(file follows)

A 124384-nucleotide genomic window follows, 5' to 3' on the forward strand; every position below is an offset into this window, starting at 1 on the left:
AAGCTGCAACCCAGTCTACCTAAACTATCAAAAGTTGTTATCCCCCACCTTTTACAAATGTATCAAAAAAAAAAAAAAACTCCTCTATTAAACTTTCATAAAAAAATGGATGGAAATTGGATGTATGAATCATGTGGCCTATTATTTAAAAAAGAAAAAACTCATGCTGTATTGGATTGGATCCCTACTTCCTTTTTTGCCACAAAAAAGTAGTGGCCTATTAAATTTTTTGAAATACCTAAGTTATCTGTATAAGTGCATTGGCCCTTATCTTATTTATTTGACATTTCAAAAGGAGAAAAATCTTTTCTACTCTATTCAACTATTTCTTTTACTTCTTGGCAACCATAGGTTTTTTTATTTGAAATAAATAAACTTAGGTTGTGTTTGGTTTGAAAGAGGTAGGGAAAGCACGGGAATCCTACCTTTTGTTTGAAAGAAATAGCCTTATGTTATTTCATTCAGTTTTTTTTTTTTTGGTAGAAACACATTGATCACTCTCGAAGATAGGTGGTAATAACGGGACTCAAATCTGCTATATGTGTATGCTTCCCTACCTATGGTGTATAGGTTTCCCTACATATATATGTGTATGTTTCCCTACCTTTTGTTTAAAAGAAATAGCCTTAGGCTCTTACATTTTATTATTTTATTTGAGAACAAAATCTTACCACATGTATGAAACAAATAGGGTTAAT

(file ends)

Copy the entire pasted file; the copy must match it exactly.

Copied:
A 124384-nucleotide genomic window follows, 5' to 3' on the forward strand; every position below is an offset into this window, starting at 1 on the left:
AAGCTGCAACCCAGTCTACCTAAACTATCAAAAGTTGTTATCCCCCACCTTTTACAAATGTATCAAAAAAAAAAAAAAACTCCTCTATTAAACTTTCATAAAAAAATGGATGGAAATTGGATGTATGAATCATGTGGCCTATTATTTAAAAAAGAAAAAACTCATGCTGTATTGGATTGGATCCCTACTTCCTTTTTTGCCACAAAAAAGTAGTGGCCTATTAAATTTTTTGAAATACCTAAGTTATCTGTATAAGTGCATTGGCCCTTATCTTATTTATTTGACATTTCAAAAGGAGAAAAATCTTTTCTACTCTATTCAACTATTTCTTTTACTTCTTGGCAACCATAGGTTTTTTTATTTGAAATAAATAAACTTAGGTTGTGTTTGGTTTGAAAGAGGTAGGGAAAGCACGGGAATCCTACCTTTTGTTTGAAAGAAATAGCCTTATGTTATTTCATTCAGTTTTTTTTTTTTTGGTAGAAACACATTGATCACTCTCGAAGATAGGTGGTAATAACGGGACTCAAATCTGCTATATGTGTATGCTTCCCTACCTATGGTGTATAGGTTTCCCTACATATATATGTGTATGTTTCCCTACCTTTTGTTTAAAAGAAATAGCCTTAGGCTCTTACATTTTATTATTTTATTTGAGAACAAAATCTTACCACATGTATGAAACAAATAGGGTTAAT